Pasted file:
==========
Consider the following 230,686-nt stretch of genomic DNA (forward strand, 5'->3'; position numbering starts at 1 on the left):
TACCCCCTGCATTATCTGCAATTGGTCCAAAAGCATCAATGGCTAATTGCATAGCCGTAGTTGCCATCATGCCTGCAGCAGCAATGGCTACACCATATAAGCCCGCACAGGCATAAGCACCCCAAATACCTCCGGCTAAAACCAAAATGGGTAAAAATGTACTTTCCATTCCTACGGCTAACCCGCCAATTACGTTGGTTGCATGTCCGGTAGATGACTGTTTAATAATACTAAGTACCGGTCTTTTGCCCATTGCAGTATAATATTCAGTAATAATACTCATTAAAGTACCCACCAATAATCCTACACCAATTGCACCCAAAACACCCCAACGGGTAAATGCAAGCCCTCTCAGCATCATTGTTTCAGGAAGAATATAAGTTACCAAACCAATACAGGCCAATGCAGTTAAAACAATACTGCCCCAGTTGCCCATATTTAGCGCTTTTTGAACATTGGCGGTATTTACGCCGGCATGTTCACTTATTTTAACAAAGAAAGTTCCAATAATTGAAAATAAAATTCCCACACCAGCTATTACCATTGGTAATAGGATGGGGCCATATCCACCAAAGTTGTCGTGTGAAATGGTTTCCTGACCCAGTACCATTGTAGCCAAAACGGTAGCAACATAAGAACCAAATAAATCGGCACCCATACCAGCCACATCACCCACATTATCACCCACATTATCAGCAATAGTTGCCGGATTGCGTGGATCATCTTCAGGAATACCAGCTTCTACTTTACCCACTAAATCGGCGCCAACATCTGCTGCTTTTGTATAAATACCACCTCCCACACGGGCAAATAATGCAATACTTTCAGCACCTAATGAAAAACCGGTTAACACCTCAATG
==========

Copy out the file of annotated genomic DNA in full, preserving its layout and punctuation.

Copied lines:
Consider the following 230,686-nt stretch of genomic DNA (forward strand, 5'->3'; position numbering starts at 1 on the left):
TACCCCCTGCATTATCTGCAATTGGTCCAAAAGCATCAATGGCTAATTGCATAGCCGTAGTTGCCATCATGCCTGCAGCAGCAATGGCTACACCATATAAGCCCGCACAGGCATAAGCACCCCAAATACCTCCGGCTAAAACCAAAATGGGTAAAAATGTACTTTCCATTCCTACGGCTAACCCGCCAATTACGTTGGTTGCATGTCCGGTAGATGACTGTTTAATAATACTAAGTACCGGTCTTTTGCCCATTGCAGTATAATATTCAGTAATAATACTCATTAAAGTACCCACCAATAATCCTACACCAATTGCACCCAAAACACCCCAACGGGTAAATGCAAGCCCTCTCAGCATCATTGTTTCAGGAAGAATATAAGTTACCAAACCAATACAGGCCAATGCAGTTAAAACAATACTGCCCCAGTTGCCCATATTTAGCGCTTTTTGAACATTGGCGGTATTTACGCCGGCATGTTCACTTATTTTAACAAAGAAAGTTCCAATAATTGAAAATAAAATTCCCACACCAGCTATTACCATTGGTAATAGGATGGGGCCATATCCACCAAAGTTGTCGTGTGAAATGGTTTCCTGACCCAGTACCATTGTAGCCAAAACGGTAGCAACATAAGAACCAAATAAATCGGCACCCATACCAGCCACATCACCCACATTATCACCCACATTATCAGCAATAGTTGCCGGATTGCGTGGATCATCTTCAGGAATACCAGCTTCTACTTTACCCACTAAATCGGCGCCAACATCTGCTGCTTTTGTATAAATACCACCTCCCACACGGGCAAATAATGCAATACTTTCAGCACCTAATGAAAAACCGGTTAACACCTCAATG